I recently encountered a quote from Richard Bach, the pop philosopher/author who wrote Jonathan Livingston Seagull, that bothered me. The context isn’t important, but it was cited with approval as enduring wisdom by the quoter. The statement:
“Anybody who’s ever mattered, anybody who’s ever been happy, anybody who’s ever given any gift to the world has been a divinely selfish soul, living for his own best interest, no exceptions.”
I can see why this quote might be popular, unlike his career-making best seller, which I threw against the wall after eight pages. It provides the perfect rationalization for selfishness and unethical conduct for people who don’t have the patience to read Nietzsche or the stomach for Ayn Rand. As a whole, it is nothing but a repackaging of “everybody does it,” but with a devilish seductive twist: everybody who’s smart, talented and successful does it. Wow. Translation: if you are divinely selfish, it means you might be one of the people who “matter.”
Who are the people who don’t matter? Why, all the people you screw along your way to happiness, that’s who.
The quote thus sets up an insidious class system: the people who give something to the world by caring only about themselves, and the useless, plodding saps who hold themselves back and don’t carry their weight because they impede their productivity with such trivia as caring, fairness, kindness, and trust. This is manna from heaven for all the cheaters, liars and exploiters in our midst. Roman Polanski, Charlie Rangel, Bernie Madoff and Barry Bonds can cite it to show that they are simply carrying on the grand tradition of Richard Wagner, Thomas Jefferson, John D. Rockefeller and Babe Ruth. Life is like this! Extraordinary people don’t have to play by the rules, and if you make them, everybody will be the poorer for it.
Of course, Bach’s quote, not to put too fine a point on it, is utter crap. It is a self-serving “Get Out of Ethics Free” card that combines “everybody does it” and “the King’s Pass” with “the ends justify the means.” To begin with, it is absurdly exaggerated. Every happy and and significant person has been divinely selfish? No exceptions? Does anyone believe that? Unless Bach is playing word games with “selfish,” it can be disproven with 5 seconds of thought. Let’s see: actor Rick Moranis, who helped give the world the divine “SCTV” comedy show (which, I may add, has a lot more value to humanity than Jonathan Livingston Seagull), abruptly quit his career to devote full time to being a parent after his wife died. Was that devinely selfish of him?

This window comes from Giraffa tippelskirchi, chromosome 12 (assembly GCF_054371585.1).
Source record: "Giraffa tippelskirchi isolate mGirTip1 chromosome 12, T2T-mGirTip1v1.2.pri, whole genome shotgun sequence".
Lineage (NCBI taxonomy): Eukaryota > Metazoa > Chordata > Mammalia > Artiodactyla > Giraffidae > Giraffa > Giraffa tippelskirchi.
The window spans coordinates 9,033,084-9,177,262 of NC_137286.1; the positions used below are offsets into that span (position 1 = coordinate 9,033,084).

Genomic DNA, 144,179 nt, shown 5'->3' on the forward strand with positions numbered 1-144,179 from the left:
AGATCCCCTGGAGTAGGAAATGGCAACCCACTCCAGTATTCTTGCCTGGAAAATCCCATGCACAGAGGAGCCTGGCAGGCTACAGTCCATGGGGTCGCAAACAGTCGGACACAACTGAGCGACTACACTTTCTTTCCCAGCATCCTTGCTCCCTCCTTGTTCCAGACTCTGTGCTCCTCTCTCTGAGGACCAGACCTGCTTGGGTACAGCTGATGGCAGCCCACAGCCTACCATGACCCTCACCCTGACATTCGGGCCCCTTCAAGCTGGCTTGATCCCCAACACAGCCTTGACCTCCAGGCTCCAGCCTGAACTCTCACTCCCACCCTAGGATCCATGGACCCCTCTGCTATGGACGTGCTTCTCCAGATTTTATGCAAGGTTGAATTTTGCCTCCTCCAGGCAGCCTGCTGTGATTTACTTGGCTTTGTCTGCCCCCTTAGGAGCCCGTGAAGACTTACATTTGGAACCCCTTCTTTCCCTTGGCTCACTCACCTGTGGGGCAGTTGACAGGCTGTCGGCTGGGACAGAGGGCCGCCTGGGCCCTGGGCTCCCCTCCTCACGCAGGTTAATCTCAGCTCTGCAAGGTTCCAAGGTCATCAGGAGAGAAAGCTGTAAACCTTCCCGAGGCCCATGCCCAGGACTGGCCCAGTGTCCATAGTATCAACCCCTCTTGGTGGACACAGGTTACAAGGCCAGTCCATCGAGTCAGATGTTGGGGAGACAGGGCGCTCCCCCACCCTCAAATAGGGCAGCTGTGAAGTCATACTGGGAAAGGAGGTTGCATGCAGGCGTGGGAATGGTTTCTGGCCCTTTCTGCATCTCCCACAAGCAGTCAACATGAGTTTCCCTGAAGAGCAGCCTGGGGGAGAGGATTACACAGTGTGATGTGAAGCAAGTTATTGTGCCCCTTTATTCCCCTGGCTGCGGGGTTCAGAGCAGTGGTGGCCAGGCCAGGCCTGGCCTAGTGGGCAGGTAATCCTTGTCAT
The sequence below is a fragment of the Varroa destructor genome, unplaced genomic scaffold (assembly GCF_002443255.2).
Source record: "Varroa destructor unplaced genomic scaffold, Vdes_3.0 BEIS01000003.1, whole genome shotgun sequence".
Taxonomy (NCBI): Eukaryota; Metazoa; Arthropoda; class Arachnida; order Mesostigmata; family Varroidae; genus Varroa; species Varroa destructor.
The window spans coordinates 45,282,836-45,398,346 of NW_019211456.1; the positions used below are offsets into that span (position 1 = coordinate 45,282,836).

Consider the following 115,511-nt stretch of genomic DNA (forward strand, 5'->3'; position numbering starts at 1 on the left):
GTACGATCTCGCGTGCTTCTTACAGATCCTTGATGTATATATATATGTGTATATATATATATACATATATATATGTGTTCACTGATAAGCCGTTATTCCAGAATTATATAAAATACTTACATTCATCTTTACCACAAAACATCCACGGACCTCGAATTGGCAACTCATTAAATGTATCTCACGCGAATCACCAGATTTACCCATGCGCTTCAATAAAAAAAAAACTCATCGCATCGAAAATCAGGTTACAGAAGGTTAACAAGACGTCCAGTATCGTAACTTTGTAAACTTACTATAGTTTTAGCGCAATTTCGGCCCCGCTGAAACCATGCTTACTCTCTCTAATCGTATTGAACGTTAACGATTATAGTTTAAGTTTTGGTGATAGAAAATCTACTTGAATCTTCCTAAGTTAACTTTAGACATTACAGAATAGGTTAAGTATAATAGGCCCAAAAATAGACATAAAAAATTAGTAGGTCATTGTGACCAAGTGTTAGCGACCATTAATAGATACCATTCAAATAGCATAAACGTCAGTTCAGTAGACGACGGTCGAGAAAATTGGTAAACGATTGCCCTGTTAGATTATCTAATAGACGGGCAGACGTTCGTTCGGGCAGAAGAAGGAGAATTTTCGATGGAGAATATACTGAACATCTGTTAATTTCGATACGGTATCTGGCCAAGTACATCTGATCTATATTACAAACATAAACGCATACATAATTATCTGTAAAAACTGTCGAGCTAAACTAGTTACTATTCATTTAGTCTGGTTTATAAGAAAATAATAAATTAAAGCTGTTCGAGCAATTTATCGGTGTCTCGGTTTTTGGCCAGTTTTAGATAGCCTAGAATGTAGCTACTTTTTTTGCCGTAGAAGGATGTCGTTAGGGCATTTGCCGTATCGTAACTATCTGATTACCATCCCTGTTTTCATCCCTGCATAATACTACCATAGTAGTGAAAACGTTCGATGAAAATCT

If everyone is out for himself or herself, than nobody can or should trust anyone else. Without trust, it is just all out war, every day, everywhere. Sure: the smartest, strongest, richest, cleverest and most talented will tend to come out on top of the heap, and will accomplish more too. But they will have taken the trust out of the world, which is far, far more of a loss than anything they may have given in return.
I was thinking about the Bach quote when I read a story in the New York Times, inspired by Armando Galarraga’s lost perfect game. The theme of it, not especially original, was that we all get robbed in life. It included this anecdote:
A man walked into a Fulton Street pawn shop in Brooklyn a month ago and asked about the iPod in the window. The manager promised to hold it for him until he returned with money. Enter Abdul Malik Hakeem, 40. He asked about the same iPod and the manager said he was holding it for the first guy. “I said, ‘I’ll give you $20 more.’ Boom. Sale.” Mr. Hakeem shrugged. “I felt bad, but at the end, I still win,” he said. “That’s how life is. You gotta get around.”
There was nothing illegal done here. The pawn shop owner’s promise to the first customer isn’t an enforceable contract, because it was gratuitous: he was just being nice. Still, both the owner and the second customer, who told the story, behaved unethically. The owner’s promise was still a promise, and the principles of honestly, fairness, trustworthiness and caring require that he keep it. The second customer used money to induce someone to break a promise for his own benefit, and to harm a stranger. He shares responsibility for the broken promise.
I sympathize with the store owner; I’m sure he’s held merchandise before, only to never see the customer who promised to buy an item return. He has reason not to trust the first customer, and experience, not to mention old sayings (“A bird in the hand…”) dictated that he would have been a fool not to take the extra 20 bucks. Still, if he didn’t trust the first customer, he shouldn’t have made an unequivocal promise to hold the item. He should have said, “Listen, if someone comes in and offers me more for it, I’m going to sell it.” He didn’t, so he had an ethical obligation to reject the extra twenty dollars.
Now where are we? The storekeeper can’t be trusted by customers, because he doesn’t trust them. And the guy who bribed the storekeeper, in effect, to break his promise, says it’s worth it because he “won.” The Golden Rule is for suckers. This is Richard Bach’s world, and he recommends it.
Don’t believe him.